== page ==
• 0

#4
dsenette

dsenette

    Je suis Napolťon!

  • Administrator
  • 26,046 posts
  • MVP
alot of the problems with switching to a full fibre grid in a major metropolitan issues...don't always lie with the provider..many times it lies with the city itself...there's alot that has to go into laying down fibre en mass in an already built city (digging, closing roads, closing sidewalks, getting out the "burnsomatic sideways drilling company" tools)...it's a VAST undertaking..and no provider will pay the entire cost...they will ALWAYS try to get the city they're trying to cover to pay ALOT of the costs...it can be a daunting task....also alot of the companies that provide fibre servics (such as verison's FIOS) get a strong opposition when they decide to come into a location....

the city where my parents live in LA passed an ordinace to have the entire city fibre capable (i.e. fibre to EVERY house in the city limits) by 2015...Cox cable and bellsouth threw a hissy...and are suing the city for it (the city itself was going to become the ISP/phone company/tv provider)...they've been in court for the past 4 years about it....but instead of saying "wow...this is a really progressive idea...maybe we should jump on the wagon and compete" the phone/tv/internet companies are crying like babies and trying to fight it
  • 0

#5
warriorscot

warriorscot

    Member 5k

  • Retired Staff
  • 8,889 posts
Some cities here have fibre networks but they aren't common its mostly copper based system here but its a very old and dense system in Britain hard to replace it all they are changing the exchanges first to IP based systems then i think they are going to start changing to a fibre based system but it would be government subsidised just like the original network was. And it will be much easier than it was putting it in than it was to do it the first time round. And they have really concentrated on getting people to use broadband internet services at home and the network is at its limits and people are used to the internet so if it will make for a faster service its doubtful you would here complaints.

Its expensive but allot of these companies and governments seem lazy to me its not like they are having to lay the entire network from scratch without knowing its capabilities and considering that you would recover vast amounts of copper and replace it with cheaper to make and cheaper to repair fibre it seems a good investment especially with copper prices being so high these days. I cant see why anyone would complain but cable TV isn't as popular as satellite based and the cable tv company is also an ISP and phone provider so a fibre network would benefit, i guess we will find out when we get a bigger roll out here if it will be a problem but i doubt it.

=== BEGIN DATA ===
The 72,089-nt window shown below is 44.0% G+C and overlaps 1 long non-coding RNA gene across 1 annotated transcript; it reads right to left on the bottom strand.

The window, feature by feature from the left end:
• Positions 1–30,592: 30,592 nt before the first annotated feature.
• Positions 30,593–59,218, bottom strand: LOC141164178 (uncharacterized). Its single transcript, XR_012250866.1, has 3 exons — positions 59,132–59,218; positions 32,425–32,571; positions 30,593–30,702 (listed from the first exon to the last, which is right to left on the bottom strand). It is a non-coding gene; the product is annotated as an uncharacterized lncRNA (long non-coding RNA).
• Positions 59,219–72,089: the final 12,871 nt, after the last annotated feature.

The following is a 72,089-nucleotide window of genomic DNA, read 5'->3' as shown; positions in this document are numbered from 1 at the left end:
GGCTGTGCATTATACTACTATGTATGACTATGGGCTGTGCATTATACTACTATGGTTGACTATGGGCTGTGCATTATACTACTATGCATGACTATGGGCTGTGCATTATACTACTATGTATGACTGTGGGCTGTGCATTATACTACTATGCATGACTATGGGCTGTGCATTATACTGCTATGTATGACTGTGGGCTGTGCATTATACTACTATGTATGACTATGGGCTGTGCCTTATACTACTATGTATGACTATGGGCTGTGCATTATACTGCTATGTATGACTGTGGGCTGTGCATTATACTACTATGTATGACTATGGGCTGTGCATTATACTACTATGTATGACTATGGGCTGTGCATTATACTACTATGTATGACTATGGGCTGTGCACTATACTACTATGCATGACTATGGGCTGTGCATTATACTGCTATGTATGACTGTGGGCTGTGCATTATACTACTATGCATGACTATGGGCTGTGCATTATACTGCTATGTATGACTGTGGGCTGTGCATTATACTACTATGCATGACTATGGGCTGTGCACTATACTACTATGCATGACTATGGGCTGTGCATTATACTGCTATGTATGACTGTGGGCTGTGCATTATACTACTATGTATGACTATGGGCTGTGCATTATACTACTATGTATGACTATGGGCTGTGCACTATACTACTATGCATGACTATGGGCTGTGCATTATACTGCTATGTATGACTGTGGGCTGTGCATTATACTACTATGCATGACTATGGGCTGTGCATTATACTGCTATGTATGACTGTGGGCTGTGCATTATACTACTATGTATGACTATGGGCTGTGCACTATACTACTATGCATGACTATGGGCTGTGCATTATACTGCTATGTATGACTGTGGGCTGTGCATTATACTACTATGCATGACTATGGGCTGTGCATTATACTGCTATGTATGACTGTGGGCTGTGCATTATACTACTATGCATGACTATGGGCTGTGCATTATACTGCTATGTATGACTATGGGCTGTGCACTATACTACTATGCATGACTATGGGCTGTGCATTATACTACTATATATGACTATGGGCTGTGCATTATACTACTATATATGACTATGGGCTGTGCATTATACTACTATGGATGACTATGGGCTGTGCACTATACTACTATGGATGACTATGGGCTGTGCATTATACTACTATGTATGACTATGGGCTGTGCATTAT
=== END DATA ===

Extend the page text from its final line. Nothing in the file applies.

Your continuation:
• 0

#6
PuffGussy36

PuffGussy36

    Member

  • Topic Starter
  • Member
  • PipPip
  • 68 posts

but instead of saying "wow...this is a really progressive idea...maybe we should jump on the wagon and compete" the phone/tv/internet companies are crying like babies and trying to fight it


This kind of BS infuriates me. It is self-serving and short-sighted, the latter of which is death to a business. I hate when corporate manuevering and politics get in the way of progress. I'll be happy when all these stodgy old world CEOs fall to the wayside and let things simply progress for progress' sake. I get the infrastructure challenges that fiber faces; but ultimately (like carbon emmissions) I'm thinking it will become less of choice and more of a necessity.
  • 0

#7
olderwhiskeynandfasterhorses

olderwhiskeynandfasterhorses

    Member

  • Member
  • PipPip
  • 20 posts
Thats funny all of this fiber optics, and I'm still on dial up- 29.2Kb/s Blazing fast. Whats really funny is that Consolidated (ND company) pretty much has every one hooked up with DSL and are hooking up most of the small towns (as little as 100 people) with fiber optics hooked up to their houses. Too bad, I live about eight miles from the Consolidated turf. We use West River, and they pretty much suck. We have to buy special phones -900MHz, just so they ring. Just letting a little frustration out because I'm sick of waiting for pages to load
  • 0






Similar Topics

0 user(s) are reading this topic

0 members, 0 guests, 0 anonymous users

As Featured On:

Microsoft Yahoo BBC MSN PC Magazine Washington Post HP